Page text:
Omalizumab is a recombinant humanized monoclonal antibody against immunoglobulin E (IgE). It acts by binding free IgE at the same site that IgE would bind to its high-affinity receptor (FcɛRI) on mast cells, thereby reducing free IgE in the serum (4). Moreover, as a result of depleting free IgE, omalizumab strongly downregulates the expression of FcɛRI on mast cells (5). Recently, successful treatment of a patient with cold urticaria (6) and three patients with chronic urticaria (7) with omalizumab has been reported. Because of these positive reports, and because none of the previous treatment strategies had resulted in an improvement of cholinergic urticaria in our patient, we began to treat our patient with omalizumab (with 300 mg every 2 weeks). To our surprise, our patient reported back to us after the second injection (i.e., in week 3 after start of treatment), with a significant improvement of his symptoms (Fig. 1). Also, he had reduced his concomitant medication to desloratadine 3 × daily and propranolol once daily. His condition continued to improve and in week 5 after the start of omalizumab our patient reported to not have experienced any symptoms for an entire week [(his) best week during the past 5 years]. We performed physical exercise provocation tests in weeks 10 and 20 of treatment with omalizumab, which were completely negative, even under maximal physical strain. In week 11, the patient stopped all concomitant medication. Today, the patient has been free of any symptoms for 22 weeks and he is able to resume all activities, including hot baths and extensive workouts.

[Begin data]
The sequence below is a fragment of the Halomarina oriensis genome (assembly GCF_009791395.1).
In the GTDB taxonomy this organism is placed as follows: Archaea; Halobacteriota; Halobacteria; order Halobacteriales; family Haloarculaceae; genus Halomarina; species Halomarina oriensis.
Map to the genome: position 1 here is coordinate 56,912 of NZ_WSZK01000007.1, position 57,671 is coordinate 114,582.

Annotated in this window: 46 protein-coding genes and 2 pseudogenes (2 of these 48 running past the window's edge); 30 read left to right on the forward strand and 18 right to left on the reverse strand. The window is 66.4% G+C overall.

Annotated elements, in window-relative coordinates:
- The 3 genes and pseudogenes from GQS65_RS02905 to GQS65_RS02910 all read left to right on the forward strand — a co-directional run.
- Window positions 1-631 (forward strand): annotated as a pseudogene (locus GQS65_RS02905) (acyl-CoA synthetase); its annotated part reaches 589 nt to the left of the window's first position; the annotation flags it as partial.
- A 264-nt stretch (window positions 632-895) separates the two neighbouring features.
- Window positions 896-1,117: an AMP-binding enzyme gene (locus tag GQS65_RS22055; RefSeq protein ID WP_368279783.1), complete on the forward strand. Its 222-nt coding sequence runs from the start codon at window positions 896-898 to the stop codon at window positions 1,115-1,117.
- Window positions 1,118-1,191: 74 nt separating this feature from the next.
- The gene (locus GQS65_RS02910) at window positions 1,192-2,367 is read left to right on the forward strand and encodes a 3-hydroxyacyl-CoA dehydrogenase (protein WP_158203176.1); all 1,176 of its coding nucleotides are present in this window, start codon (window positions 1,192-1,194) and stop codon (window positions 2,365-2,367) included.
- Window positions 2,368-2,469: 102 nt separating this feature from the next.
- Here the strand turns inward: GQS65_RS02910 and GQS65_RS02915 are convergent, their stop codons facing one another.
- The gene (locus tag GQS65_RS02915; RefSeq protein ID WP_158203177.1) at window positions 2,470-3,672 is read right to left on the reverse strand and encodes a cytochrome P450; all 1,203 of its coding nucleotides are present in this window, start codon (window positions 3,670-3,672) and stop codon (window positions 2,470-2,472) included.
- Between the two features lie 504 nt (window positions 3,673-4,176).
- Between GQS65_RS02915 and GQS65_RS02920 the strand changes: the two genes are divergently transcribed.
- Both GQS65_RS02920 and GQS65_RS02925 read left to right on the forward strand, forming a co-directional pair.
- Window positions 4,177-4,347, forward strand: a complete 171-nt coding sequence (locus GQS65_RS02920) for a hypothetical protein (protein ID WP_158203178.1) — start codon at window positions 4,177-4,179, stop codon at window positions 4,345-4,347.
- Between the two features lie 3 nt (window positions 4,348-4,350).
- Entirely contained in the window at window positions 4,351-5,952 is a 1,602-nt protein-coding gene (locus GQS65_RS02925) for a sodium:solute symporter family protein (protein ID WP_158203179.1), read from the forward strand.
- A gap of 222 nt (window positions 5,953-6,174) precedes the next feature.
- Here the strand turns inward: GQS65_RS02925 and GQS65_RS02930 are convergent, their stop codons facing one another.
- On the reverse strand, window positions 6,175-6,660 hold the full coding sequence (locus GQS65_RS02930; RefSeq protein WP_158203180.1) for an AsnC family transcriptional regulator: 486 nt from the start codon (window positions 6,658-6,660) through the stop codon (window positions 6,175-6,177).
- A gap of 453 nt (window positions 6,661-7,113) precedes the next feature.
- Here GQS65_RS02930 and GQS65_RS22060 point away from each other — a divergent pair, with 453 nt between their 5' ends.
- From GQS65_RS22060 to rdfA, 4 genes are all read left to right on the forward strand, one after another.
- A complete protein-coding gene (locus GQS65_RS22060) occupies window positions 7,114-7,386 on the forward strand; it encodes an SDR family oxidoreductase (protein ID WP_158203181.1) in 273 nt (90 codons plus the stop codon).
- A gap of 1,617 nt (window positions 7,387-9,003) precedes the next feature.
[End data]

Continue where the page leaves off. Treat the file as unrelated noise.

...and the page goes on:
Figure 1.

 Omalizumab treatment results in the rapid and marked reduction in symptoms of cholinergic urticaria. Black arrows indicate the time points of omalizumab shots. Blue arrows indicate physical provocation tests assessed by the physician, bars represent the clinician’s scoring of the severity of symptoms in the provocation test on a four-point quantitative scale (0–3+’s). Lines indicate the patient’s retrospective scoring of symptoms on a nine-point scale derived from adding individual scores for itch, wheals, and reddening (0, none; 1, mild; 2, moderate; and 3, severe).

This is, to our knowledge, the first report of a successful treatment of cholinergic urticaria with omalizumab. The observed rapid improvement in the symptoms during anti-IgE therapy supports the hypothesis that cholinergic urticaria might be mediated by IgE and gives rise to the speculation that IgE might constitute the serum factor found by serum transfer studies in some patients with cholinergic urticaria (3). Further clinical trials should investigate whether anti-IgE treatment is in general beneficial for patients with cholinergic urticaria; these future investigations might also help to understand the pathogenetic mechanism of the disease. This case shows that cholinergic urticaria can be rapidly and successfully treated with omalizumab at the recommended dosage without side-effects.

We thank Nikki Rooks for excellent technical assistance and Jodie Urcioli for proofreading the manuscript.